Ending with the creative and ever evolving End Era, the EP is a thoroughly satisfying and powerful release giving evidence to why Blood Of The Spectre have carved such promise for themselves ahead. Being critical a variation on the vocals with more group contribution and at times a better distinction between songs, though the way they flow as one breath is quite impressive, would possibly have helped ignite bigger flames than the release did overall but it is nevertheless a great collection of tracks from an outstanding band.

https://www.facebook.com/bloodofthespectre

RingMaster 19/06/2012

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Interview with Tom Williams and Ben Peers of Wolves

In what has been an impressive wave of young extreme metal bands emerging recently one has stood out over most others. Welsh band Wolves since forming two years ago have lit up stages supporting some notable names as well as announcing themselves to a wider audience with an impressive two track release  and their excellent brand new EP Alpha Beta Omega. Wanting to know more about the band we had the pleasure of having drummer Tom Williams aided by bassist/vocalist Ben Peers answer some questions about Wolves and their new EP.

Hi Guys many thanks for talking to us.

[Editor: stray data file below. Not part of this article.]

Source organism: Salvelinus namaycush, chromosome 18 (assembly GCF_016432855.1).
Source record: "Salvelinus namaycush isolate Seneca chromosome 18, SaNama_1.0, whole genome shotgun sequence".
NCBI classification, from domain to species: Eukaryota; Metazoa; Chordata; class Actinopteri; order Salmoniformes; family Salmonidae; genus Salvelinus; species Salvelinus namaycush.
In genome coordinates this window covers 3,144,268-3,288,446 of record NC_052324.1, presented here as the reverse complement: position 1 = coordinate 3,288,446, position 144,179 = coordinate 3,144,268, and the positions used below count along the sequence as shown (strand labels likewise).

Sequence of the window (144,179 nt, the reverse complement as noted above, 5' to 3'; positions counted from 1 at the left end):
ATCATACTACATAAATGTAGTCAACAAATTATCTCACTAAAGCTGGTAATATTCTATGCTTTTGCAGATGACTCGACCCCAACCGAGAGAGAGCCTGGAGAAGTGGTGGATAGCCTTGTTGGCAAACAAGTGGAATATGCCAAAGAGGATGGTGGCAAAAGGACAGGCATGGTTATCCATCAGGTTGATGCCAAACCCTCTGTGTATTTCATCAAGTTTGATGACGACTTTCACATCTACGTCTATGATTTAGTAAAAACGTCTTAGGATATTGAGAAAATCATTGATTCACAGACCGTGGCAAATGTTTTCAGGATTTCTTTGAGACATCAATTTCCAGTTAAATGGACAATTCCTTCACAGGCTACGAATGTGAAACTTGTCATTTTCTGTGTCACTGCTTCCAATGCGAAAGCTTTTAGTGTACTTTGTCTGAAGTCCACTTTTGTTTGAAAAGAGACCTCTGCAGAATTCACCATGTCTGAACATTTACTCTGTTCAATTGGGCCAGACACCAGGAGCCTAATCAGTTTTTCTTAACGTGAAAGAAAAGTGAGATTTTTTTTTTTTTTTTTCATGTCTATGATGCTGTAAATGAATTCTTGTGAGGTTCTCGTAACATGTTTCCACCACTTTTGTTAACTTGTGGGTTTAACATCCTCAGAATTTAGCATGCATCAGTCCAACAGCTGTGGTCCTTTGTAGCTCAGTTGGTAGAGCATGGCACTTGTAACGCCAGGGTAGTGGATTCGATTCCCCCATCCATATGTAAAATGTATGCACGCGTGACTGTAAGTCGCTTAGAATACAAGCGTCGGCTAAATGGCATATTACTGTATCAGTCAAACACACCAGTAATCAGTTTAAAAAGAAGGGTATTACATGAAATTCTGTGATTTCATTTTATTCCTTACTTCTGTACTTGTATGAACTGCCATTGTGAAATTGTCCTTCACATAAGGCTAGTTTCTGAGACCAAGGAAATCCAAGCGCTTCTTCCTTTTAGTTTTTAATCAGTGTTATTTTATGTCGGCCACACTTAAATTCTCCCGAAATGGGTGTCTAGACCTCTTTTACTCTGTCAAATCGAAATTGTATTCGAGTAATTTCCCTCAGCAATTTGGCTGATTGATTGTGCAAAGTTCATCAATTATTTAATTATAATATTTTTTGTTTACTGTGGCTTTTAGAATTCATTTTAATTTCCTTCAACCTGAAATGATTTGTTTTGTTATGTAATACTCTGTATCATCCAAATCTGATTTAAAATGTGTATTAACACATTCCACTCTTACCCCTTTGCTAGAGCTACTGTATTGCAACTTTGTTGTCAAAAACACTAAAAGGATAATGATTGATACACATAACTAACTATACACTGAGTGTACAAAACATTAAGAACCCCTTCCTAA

Firstly can you tell our readers about Wolves and its members?

Wolves are Ad Robinson (vocals), Ben Peers (bass, vocals), Dan Hallows (guitar) and Tom Williams (drums)

How and when did the band begin?

Tom: I met the guys at the end of 2009 through knowing the same people, but really we got the ball rolling last year.

Is Wolves your first band or is there a musical history for you before this?

Tom: We’d all been in local bands before, but nothing that had really taken off. Wolves is pretty much the first thing any of us have done that’s actually moved from just playing at home to our mates

Coming from North Wales there is a strong pedigree before you to contend with, is this as much a negative as a positive with people making assumptions about you and your sound before hearing you?

Tom: There’s tons of great music around here, but it doesn’t really feel like we’re contending with anyone. We tend to get on with most bands we play with actually. I’m not sure what people assume before they see us, but we’ve had such a positive reaction away from home.

You sit in the post hardcore camp musically but have a definite depth and power plus an invention that leaves you spanning other genres too, what are the influences that have made the most impact on your music?

Tom: We all have different tastes, so I think there’s probably the old cliché of a “melting pot” of influences. I’m still not really sure if we’re “post-hardcore”, to be honest. We do love bands like Alexisonfire, Underoath and Thrice though. They’ve definitely worked their way into our sound.